Findings  In this population-based matched cohort study of 84 823 people with or without multiple sclerosis, those with multiple sclerosis were associated with an increased risk of macrovascular disease, even after controlling for sociodemographic variables and traditional vascular risk factors. People with multiple sclerosis were also associated with a 3.5-fold increased risk of all-cause mortality and a 1.5-fold increased risk of cardiovascular disease mortality; treatment with statins was associated with lower mortality rates among people with multiple sclerosis.

Meaning  These findings show that multiple sclerosis is associated with an increased risk of cardiovascular and cerebrovascular disease, which is not completely accounted for by traditional vascular risk factors.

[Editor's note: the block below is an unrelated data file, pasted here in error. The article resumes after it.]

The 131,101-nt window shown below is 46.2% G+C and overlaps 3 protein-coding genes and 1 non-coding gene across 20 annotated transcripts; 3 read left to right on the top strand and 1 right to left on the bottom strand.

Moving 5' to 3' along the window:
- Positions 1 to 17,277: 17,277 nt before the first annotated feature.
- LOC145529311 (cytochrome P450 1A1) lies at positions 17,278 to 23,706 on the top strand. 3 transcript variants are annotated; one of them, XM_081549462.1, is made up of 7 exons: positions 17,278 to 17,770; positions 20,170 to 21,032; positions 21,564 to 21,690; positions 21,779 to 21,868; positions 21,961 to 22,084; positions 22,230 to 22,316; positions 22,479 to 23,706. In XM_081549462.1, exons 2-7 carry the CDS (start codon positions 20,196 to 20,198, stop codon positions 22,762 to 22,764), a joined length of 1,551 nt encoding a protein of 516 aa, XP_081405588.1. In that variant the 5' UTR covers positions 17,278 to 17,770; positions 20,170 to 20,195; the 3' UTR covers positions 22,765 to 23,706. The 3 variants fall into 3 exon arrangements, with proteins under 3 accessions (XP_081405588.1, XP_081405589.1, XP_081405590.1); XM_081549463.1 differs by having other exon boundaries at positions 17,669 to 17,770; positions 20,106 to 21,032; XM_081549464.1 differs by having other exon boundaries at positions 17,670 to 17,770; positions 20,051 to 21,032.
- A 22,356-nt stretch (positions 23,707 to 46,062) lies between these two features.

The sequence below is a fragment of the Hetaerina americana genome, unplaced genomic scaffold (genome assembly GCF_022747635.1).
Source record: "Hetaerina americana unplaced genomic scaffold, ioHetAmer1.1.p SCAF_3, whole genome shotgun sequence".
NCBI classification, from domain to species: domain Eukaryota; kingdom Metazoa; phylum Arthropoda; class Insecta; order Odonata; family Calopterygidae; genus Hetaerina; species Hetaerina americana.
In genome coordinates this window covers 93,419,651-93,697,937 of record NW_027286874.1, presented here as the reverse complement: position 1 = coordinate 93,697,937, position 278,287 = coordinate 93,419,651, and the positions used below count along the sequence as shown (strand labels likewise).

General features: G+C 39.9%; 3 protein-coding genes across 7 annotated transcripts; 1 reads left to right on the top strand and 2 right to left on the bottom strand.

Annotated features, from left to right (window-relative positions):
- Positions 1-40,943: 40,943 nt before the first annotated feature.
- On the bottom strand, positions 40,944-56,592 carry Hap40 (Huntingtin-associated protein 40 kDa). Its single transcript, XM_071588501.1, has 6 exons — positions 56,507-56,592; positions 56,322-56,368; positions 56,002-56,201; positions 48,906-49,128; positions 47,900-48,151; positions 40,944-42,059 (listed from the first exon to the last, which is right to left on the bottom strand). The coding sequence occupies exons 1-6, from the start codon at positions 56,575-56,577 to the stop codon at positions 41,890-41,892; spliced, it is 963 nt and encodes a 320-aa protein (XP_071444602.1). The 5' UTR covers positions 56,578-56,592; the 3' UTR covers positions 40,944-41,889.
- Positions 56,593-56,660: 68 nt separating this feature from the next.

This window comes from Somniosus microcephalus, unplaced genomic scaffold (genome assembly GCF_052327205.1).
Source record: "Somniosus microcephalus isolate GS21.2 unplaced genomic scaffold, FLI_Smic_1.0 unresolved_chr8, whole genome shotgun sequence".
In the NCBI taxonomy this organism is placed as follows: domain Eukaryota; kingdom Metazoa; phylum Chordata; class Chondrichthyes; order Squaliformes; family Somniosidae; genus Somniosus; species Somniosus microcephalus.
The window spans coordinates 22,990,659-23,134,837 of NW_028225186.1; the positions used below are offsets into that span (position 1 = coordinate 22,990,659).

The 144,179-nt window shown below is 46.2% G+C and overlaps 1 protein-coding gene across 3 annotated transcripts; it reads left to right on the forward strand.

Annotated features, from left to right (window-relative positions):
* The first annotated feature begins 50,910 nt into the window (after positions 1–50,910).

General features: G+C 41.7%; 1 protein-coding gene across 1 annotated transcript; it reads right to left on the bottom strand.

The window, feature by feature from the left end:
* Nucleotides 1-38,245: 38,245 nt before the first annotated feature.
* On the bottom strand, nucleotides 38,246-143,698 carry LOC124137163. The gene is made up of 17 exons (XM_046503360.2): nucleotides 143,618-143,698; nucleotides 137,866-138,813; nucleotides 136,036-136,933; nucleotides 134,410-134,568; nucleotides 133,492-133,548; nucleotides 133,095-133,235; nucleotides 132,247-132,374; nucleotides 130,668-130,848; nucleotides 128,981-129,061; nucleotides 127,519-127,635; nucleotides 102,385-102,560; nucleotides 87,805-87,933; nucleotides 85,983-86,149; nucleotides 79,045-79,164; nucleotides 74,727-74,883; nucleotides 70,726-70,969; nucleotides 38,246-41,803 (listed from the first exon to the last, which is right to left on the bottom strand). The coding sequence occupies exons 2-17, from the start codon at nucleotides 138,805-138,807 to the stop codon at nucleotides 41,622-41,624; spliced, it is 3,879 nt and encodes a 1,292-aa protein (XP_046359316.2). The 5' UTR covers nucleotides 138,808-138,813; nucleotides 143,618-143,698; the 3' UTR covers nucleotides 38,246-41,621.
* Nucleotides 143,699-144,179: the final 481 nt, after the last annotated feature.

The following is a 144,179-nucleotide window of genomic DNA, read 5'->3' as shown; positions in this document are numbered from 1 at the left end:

Importance  People with multiple sclerosis (MS) are associated with an increased risk of cardiovascular disease and mortality; however, evidence from population-based studies is sparse.

Objective  To assess whether the risk of macrovascular events and mortality differs among people with MS compared with a matched population without MS in England.